Frank and Meeta dressed as Mexicans at the Pericos Restaurant - Cantina

We find ourselves dancing on tables in restaurants, standing up on chairs and dressing up like Mexican Army militants and Mariachi’s for photo amusement. Everywhere we go, we are entertained with endless props such as bullet straps and guns. We even come home with a bottle of beer with both of us appearing as the two Mexicans on the label.

The travel desk at the hotel helped us arrange a wonderful day trip to Cozumel. We arrive by ferry and rent a beat up jeep for four hours of fun. Somehow, we don’t get very far. Using the guidance of an Island map, we find our way to the Botanical Garden to go snorkeling. We discover that due to the incredibly high salt content of the water, it is extremely difficult to dive down. Frank is able to go under after several attempts and find what appears to be ancient Mayan statues and a statue of Jesus holding his arms out, resting on the bottom of the ocean.

Mother Nature, in the form of Hurricane Dolly, confines us to our resort for a few days. Hurricanes, being a part of life in Cancun, have caused the tourist industry to naturally adapt by having impromptu hurricane parties. So here we are, being hit by a hurricane and partying like there is no tomorrow with the other guests at our hotel.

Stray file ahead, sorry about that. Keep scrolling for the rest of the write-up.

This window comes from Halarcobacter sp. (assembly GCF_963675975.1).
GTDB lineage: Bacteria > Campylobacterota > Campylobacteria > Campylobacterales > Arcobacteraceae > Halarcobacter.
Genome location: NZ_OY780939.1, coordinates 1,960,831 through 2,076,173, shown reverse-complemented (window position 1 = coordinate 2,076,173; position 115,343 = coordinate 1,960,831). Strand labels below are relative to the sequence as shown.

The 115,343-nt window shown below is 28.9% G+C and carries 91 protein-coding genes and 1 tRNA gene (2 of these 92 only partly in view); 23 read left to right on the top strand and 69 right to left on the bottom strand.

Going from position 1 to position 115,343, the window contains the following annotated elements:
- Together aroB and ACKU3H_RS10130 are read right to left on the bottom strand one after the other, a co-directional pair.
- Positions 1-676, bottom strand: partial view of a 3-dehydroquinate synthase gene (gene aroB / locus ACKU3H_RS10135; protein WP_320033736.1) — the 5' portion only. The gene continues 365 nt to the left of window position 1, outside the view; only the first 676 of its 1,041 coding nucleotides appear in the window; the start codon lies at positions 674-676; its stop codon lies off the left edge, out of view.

Standing on the bluff adjacent to the ruins is where we get the most amazing vantage point
of the entire city and its surroundings.  It is truly an enchanting vision.

We spend a day in Tulum to see the only Mayan ruins built next to the ocean. The location is what draws people here. Tulum means wall in Spanish, and it was literally once a walled city. It is a very windy day, and our hair is flying everywhere while we try to take photographs of this special place. This is one of the last cities to be built and inhabited by the Mayans. On the way back, we stop at Xel-ha, which is a large lagoon for snorkeling.  It is the first time we see a barracuda in the water. I am frightened, but Frank holds my hand and seems confident that we are all right.

We search hard to find out where the local bus station is and ask several local Mexicans to help us understand the schedule that is written in Spanish. We finally get on the right bus and make our way over to Xcaret. It is an Eco-Archaeological Park that encompasses two underwater rivers. One is natural and one is man-made. We wear life vests to swim through the tunnels of rocks. It is dark and eerily unfamiliar territory for long periods of time. We wonder what might be lurking in the water with us during the long pitch black stretches of swimming. Light suddenly appears from openings between the rocks.  It seems to be some kind of sea cave and we are on a fascinating journey. The natural underwater river highly surpasses the man-made one. 

Amazing spray paint artistry takes place on the streets of Cancun. 

This master of spray paint art made his paintings right before our eyes.  His tools for his art are cups, a straight edge and spray paint. He heat seals his work by making a torch with a can of hair spray and a Bic lighter and creates ethereal looking paintings depicting Mexican ruins and outer space.  We pay $30 for the two that come home with us.